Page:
During the past five years Brightline has prevailed in eight other lawsuits filed by Indian River County and other municipalities with the aim of stopping the train from operating through the Treasure Coast.

Reingold, who was asked by the commission to explain the Virgin Trains USA agreement offer, received an angry tongue-lashing from Board Chairman Bob Solari during the meeting. Solari made it clear before the meeting started that he was strongly opposed to the offer.

“Stop talking, stop it,” Solari yelled at one point when Reingold was attempting to clarify a question asked by another commissioner. “You’re just our legal counsel. We are the policy-makers here, not you. That’s our job. Our job is to make policy.”

Officials for Virgin Trains USA say they have been granted the necessary permits to move ahead with their expansion efforts and have already started construction. Even if the county won the lawsuit and Virgin Trains USA did have to forfeit the bonds, company officials have said they would seek alternative funding.

They seemed to do just that recently when Brightline announced a new partnership with global corporate giant Virgin Group, at the same time as it announced the train project’s new name. The agreement, which makes Virgin Group a minority investor, will provide a new source of cash for the project.

The 3-hour commission meeting was filled with drama and tension as all five commissioners took turns explaining why they did – or didn’t – support the proposed agreement.

Commissioners Tim Zorc and Peter O’Bryan expressed support for the agreement. Both men argued that the county has already spent about $3 million on the pending lawsuit. They said if the county rejected the offer and ended up losing the lawsuit, Virgin Trains USA would be under no obligation to help the county pay for fencing, maintenance or other railroad infrastructure costs.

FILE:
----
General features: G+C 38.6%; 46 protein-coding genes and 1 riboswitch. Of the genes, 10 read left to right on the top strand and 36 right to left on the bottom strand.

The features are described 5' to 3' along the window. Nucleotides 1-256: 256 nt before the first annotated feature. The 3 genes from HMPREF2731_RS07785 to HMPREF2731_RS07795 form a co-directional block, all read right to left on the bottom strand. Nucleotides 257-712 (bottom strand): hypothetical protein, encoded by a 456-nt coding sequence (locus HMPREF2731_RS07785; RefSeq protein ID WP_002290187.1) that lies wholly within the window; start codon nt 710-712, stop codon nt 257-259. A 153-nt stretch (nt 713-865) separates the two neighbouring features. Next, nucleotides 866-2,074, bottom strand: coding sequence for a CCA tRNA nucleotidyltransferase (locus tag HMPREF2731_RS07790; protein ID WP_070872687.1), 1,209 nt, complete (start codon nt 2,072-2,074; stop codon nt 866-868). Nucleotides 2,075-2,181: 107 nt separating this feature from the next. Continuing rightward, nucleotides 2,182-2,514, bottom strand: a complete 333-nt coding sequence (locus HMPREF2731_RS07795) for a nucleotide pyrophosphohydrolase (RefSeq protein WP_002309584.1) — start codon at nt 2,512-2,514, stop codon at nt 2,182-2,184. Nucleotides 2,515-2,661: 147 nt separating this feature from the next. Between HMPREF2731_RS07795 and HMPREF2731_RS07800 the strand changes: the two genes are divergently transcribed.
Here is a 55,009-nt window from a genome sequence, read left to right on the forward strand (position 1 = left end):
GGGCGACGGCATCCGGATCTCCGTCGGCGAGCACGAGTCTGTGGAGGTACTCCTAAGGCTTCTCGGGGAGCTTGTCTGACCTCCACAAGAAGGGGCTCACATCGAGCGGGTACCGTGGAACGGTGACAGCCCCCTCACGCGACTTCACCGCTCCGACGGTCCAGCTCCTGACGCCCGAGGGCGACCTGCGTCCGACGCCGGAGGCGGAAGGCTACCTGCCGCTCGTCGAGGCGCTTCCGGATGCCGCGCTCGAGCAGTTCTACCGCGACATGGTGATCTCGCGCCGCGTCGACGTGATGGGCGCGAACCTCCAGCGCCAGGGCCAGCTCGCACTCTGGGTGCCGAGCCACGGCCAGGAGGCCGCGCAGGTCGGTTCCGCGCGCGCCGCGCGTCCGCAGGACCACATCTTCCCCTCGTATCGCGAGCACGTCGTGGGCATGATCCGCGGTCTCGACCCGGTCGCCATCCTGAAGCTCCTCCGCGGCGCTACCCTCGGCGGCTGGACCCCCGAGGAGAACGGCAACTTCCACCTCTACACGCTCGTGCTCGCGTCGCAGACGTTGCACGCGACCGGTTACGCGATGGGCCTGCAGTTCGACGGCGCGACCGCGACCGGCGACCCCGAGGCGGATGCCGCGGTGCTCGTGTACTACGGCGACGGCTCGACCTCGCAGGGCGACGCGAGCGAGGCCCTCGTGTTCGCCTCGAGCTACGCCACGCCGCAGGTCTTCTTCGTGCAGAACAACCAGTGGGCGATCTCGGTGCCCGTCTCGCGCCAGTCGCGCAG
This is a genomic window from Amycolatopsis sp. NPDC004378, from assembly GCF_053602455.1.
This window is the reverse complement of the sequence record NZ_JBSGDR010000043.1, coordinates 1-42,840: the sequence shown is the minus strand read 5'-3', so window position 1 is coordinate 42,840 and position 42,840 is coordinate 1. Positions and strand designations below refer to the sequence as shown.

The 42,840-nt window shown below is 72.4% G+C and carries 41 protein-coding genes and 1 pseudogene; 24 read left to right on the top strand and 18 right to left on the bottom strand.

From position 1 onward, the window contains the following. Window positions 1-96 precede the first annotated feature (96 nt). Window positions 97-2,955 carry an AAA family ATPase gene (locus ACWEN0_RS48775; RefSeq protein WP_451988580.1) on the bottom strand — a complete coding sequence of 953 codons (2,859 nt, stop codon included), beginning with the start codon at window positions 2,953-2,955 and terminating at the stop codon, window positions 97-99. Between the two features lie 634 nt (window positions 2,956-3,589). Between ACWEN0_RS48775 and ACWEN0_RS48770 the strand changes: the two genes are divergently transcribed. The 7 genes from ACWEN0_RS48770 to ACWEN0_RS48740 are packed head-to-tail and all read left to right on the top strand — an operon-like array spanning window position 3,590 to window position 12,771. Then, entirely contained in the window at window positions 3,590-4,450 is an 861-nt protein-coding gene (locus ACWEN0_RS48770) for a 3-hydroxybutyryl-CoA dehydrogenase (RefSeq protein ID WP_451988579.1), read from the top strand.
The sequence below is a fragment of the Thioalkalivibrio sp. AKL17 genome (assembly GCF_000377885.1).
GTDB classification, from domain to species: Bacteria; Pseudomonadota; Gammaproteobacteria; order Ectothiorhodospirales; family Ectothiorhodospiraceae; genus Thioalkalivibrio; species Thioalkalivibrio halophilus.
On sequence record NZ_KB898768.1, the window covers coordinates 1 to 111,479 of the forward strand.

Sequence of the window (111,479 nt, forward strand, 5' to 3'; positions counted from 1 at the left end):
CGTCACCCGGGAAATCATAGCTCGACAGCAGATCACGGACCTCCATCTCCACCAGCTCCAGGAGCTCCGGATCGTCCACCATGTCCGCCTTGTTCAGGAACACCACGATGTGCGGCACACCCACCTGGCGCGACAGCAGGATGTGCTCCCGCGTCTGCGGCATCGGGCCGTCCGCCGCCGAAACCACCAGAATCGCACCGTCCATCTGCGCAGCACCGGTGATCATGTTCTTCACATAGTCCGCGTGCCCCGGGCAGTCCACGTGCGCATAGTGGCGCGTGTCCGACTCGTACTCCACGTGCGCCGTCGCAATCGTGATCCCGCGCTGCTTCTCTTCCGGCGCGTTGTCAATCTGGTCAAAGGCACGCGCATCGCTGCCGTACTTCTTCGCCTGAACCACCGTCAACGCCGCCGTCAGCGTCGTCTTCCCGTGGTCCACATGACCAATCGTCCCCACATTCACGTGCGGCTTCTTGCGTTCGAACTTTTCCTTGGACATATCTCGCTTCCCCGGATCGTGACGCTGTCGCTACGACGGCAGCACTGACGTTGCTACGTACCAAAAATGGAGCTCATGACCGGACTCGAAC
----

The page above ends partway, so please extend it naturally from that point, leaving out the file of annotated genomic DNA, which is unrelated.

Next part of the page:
Solari and Commissioner Joseph Flescher argued that the train would pose a safety threat and not provide any financial revenue for the community.

“This isn’t about whether we have a 50-50 chance of winning our lawsuit, or a 10-percent chance,” Solari said. “This is about a moral obligation to do what’s best for our community.”

Heightening the tension was the announcement that Martin County Commissioners had just voted 4-1 to accept the Virgin Trains USA proposal. The company had earlier told Indian River and Martin officials that the agreement would be voided unless both counties gave their approval.

Vice-Chair Susan Adams appeared to be the deciding vote. At first Adams said she was going to vote to accept the proposed agreement, but added that she wasn’t sure if she could vote to support it “at that moment.”

“I don’t think, realistically, that we can stop the rail expansion from happening,” said Adams, whose comments were greeted by a loud chorus of boos from many of the approximately 100 residents in attendance. “I just don’t have a good understanding of it.”

When the vote came, O’Bryan voted to accept the agreement, Solari and Flescher voted no and Adams, after several moments of hand-wringing, also voted no. Zorc then decided to cast a no vote, because he said he wanted to support the majority opinion.